“Anybody who doesn’t know what soap taste like never washed a dog.” -Franklin P. Jones
Grooming is not only essential for a happy healthy dog, but it is also a great time to familiarize yourself with your Rottweiler. If you establish these habits while your puppy is young, you will not only reinforce good training for your dog, but also quickly learn what is normal for your dog which will ensure earliest recognition of any health concerns, ear infections, skin issues, parasite infestations, and tumors before they become serious.
SKIN AND COAT
Even though the Rottweiler has short hair, brushing is still very important not just to reduce shedding, but also loosen and remove dirt, dead hair and skin cells. It also helps to distribute the skins natural oils to help maintain that beautiful, shiny coat. Brushing a couple times a week will help keep you Rottweiler looking his best. Our favorites are those black rubber grooming mitts available at most pet stores, and, especially in the winter, a Bamboo slicker wire brush or rake for the undercoat.
Although cleanliness is next to godliness, too much bathing can irritate your dogs skin. (See Dry Skin on my Rottweiler Health page.) Dog’s do not have sweat glands like we do and consequently do not produce the excess oils we do and do not need to bathe as often. Over bathing will strip what little oil they have away causing dry skin and dull coat. We recommend only about once a month and with a gentle shampoo. My favorites are the oatmeal shampoo’s as they are very soothing to the dogs skin.
If you begin bathing the pup at a young age, he will be used to it by the time he is 100+ pounds and a bit more difficult to manage. If you live in the Indianapolis, IN area, Pet Supplies Plus has a dog grooming station where you pay a small fee (I think $10) and they supply the elevated grooming station with sprayer, shampoo, and puppy dryer.
• Make sure you rinse the dog thoroughly to remove all soap residue to avoid drying out the dog’s skin.
• If the dog has paint, tree sap, salt, mud, or burrs in her fur, apply vegetable or mineral oil to the affected area for 24 hrs. then wash away with soap and water.
• Gather everything you will need for bathing the dog close enough to grab before you start (or your dog will take off leaving a trail of soap and water all over your house, walls, etc. :)’
• Place cotton balls in the dog’s ears to avoid getting water inside the ear.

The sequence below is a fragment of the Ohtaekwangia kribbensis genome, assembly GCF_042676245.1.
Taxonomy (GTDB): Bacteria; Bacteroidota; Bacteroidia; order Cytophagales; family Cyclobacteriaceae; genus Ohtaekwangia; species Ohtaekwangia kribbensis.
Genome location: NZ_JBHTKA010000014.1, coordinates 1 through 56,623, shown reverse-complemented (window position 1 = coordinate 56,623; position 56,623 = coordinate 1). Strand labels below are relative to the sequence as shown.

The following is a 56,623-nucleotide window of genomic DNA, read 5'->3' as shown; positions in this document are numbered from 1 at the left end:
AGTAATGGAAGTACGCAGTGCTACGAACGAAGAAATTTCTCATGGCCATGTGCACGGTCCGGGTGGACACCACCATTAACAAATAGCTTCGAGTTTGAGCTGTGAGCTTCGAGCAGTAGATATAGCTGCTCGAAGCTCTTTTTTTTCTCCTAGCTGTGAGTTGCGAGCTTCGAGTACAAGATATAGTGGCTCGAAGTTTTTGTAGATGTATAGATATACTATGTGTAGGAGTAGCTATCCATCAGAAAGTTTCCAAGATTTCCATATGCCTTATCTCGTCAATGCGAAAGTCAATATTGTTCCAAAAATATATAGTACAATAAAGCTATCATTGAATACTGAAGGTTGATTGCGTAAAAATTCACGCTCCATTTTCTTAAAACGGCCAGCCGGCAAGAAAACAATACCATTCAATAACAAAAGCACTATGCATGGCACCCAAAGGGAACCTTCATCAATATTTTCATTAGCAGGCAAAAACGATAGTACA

• I also use my nifty rubber grooming glove when bathing as well to help really get under all the fur especially when they’ve been playing in the mud.
Remember that when you are bathing a puppy, he must be kept warm after the bath, just like a baby. Dry him as much as possible with towels immediately after his bath. You may use a dryer on warm to help finish drying him, but keep it at least a foot away from the puppy and moving to avoid burning his skin. Also make sure he is in a warm room/ place until completely dry.
Although Rotties do not typically shed in excess, they do have a double coat so expect some shedding. Routine grooming will cut down on the shedding significantly, however, a dog will have increased shedding directly after a bath as you have loosened all the dead hair and skin cells. They will also “blow out” their coats twice a year when they shed their “winter coat” for a “summer coat” and then put the winter coat back on. A bitch coming into season will almost always blow a coat as well. Stress or illness can also increase shedding, so be mindful if your dog is shedding more than he normally does.
FEET AND NAILS
This is the part that usually receives the most protest from dogs, but if you begin early and do it right, the task can be accomplished without too much drama. On animals with white nails, it is much easier to see where to trim as you can see the “quick”. (I believe it is so named because the dog will let you know real “quick” if you nick this!) However, on Rotties it is much more difficult as they have black nails. If you do cut the quick it is painful to the dog and it will bleed. If this happens you can use Styptic Powder to stop the bleeding.
It is important to keep your dog’s nails trimmed, so if the task is too much for you, no worries; most vets will do it free or for minimum charge when you have an appointment, and grooming salons usually charge $10 or less for a nail trim.
Ears should be cleaned at least once a month. I just make it part of my bathing routine. Always inspect inside for dirt, scratches, redness, parasites or discharge. And as gross as it sounds, smell them. There should not be any unpleasant odor. A bad odor can be an indication of a yeast or other infection. If this occurs, take you dog to the vet. Another good indicator is if your dog shakes his head excessively or scratches at his ears. Moisten a cotton ball with mineral oil or ear cleaner and wipe out the ear. Do not go deeper than the first knuckle on you finger. Take care to keep you dog’s ears clean and dry to avoid serious ear infections that can be difficult and expensive to treat.
A dog’s teeth are probably the most neglected area’s of grooming, but one of the most important. Food and saliva causes a buildup of soft plaque on your rottie’s teeth which then hardens into tarter. Bacteria trapped in the plaque contribute to dog breath and periodontal disease. By keeping your dog’s teeth clean, you can prevent or decrease the need for expensive vet cleanings which require your rottie to be anesthetized. Your dog’s teeth should be cleaned often. As a puppy you can start with the little rubber finger brush (available at pet stores) or even a gauze pad. As she gets bigger you can use doggy tooth brushes and toothpaste. Never use human toothpaste on dogs as it will cause upset stomach when swallowed. You can make a homemade toothpaste out of baking soda and water.